Author(s): Lanng S, Thorsteinsson B, Rder ME, Orskov C, Holst JJ,
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Abstract Pancreatic and gut hormone responses to oral glucose, and insulin sensitivity were studied in cystic fibrosis patients with normal (N = 14), impaired (N = 4), and diabetic (N = 12) glucose tolerance, and in 10 control subjects, and beta cell responses to oral glucose and intravenous glucagon were compared. Compared to control subjects, initial insulin and C-peptide responses to oral glucose were lower in all patient groups, and decreased with decreasing glucose tolerance. Insulin sensitivity in patients with impaired and diabetic glucose tolerance was lower than in control subjects. The 6 min post-glucagon C-peptide concentration was positively correlated with the initial insulin response to oral glucose. Fasting levels of pancreatic polypeptide, pancreatic glucagon, total glucagon, glucagon-like peptide-1 7-36 amide, and gastric inhibitory polypeptide were normal in all patient groups. Following oral glucose, pancreatic polypeptide responses were absent in all patients, suppressibility of pancreatic glucagon secretion was increasingly impaired with decreasing glucose tolerance, and gut hormone levels were normal. In conclusion, at cystic fibrosis (a) insulin secretion is impaired even when glucose tolerance and insulin sensitivity are within the normal range, (b) the glucagon test gives valid estimates of residual beta cell function, (c) pancreatic polypeptide response to oral glucose is absent, (d) glucagon suppressibility decreases with decreasing glucose tolerance, and (e) the enteroinsular axis is intact.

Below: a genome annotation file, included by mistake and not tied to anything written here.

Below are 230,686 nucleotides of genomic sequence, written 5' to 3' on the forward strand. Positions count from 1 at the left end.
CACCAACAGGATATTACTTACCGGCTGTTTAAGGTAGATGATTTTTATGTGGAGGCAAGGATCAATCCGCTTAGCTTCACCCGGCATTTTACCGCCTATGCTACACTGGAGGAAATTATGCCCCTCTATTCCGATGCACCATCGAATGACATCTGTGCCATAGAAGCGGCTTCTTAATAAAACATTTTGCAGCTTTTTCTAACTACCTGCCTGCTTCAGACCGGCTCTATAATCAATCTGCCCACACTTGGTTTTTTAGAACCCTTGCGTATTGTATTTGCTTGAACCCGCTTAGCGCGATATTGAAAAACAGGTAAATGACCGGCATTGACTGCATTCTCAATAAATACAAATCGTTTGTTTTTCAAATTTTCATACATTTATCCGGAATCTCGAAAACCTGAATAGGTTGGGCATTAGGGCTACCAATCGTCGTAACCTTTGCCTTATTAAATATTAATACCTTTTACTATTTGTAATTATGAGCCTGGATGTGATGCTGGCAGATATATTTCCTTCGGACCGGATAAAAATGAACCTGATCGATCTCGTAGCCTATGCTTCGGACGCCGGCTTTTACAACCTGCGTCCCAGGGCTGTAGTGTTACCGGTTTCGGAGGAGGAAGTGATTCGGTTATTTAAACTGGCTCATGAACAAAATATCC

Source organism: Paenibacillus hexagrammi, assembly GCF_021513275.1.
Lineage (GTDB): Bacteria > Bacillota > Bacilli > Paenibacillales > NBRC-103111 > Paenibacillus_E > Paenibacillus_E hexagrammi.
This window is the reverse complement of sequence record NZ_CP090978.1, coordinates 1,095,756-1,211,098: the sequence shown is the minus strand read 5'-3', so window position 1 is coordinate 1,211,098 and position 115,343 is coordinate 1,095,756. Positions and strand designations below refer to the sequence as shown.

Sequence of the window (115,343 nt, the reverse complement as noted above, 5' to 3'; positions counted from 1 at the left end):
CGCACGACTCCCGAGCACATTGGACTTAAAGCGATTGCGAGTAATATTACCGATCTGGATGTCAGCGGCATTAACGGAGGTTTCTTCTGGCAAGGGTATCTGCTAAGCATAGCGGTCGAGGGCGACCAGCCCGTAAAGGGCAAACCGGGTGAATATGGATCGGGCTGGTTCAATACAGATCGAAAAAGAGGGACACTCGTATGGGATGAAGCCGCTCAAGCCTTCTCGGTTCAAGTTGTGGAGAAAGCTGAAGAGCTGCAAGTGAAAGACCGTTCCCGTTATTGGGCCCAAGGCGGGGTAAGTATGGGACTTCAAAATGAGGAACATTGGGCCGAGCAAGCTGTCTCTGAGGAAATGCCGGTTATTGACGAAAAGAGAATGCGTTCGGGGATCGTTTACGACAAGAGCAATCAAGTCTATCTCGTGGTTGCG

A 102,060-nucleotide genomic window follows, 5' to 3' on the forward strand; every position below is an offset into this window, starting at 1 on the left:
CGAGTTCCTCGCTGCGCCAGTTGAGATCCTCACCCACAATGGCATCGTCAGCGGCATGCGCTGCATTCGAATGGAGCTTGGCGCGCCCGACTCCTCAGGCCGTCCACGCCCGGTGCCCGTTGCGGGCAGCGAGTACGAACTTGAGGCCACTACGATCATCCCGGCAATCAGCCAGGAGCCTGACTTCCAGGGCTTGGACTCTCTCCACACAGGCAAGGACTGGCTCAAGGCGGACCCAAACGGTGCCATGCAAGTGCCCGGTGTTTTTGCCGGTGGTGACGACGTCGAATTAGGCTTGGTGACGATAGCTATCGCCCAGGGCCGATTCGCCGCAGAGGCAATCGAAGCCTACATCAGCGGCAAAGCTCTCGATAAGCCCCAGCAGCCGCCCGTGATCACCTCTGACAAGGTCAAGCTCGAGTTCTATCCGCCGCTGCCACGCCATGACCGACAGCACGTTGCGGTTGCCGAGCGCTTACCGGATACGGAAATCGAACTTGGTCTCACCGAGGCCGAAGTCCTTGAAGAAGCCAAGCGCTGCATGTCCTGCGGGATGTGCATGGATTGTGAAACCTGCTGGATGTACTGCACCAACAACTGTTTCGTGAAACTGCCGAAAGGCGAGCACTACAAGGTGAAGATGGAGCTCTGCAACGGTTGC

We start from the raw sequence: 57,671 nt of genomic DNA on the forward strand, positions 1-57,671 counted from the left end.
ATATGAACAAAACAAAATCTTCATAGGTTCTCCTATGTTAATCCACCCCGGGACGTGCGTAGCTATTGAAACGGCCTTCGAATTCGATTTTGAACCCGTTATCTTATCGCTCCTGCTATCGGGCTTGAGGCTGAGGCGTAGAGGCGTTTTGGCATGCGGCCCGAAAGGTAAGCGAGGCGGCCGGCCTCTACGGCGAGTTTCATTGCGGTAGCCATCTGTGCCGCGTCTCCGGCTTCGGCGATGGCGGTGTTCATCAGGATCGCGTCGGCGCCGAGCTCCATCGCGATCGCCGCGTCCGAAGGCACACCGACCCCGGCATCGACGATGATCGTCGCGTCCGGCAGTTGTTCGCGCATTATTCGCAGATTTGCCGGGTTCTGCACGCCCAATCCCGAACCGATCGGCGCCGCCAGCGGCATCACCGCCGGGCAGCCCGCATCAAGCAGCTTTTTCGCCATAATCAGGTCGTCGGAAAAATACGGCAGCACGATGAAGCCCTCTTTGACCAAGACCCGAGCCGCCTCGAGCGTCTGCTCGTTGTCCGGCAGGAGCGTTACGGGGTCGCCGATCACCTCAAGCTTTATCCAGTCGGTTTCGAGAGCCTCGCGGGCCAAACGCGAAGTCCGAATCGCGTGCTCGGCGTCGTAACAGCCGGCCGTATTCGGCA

This article was published in Acta Endocrinol (Copenh)
and referenced in Journal of Diabetes & Metabolism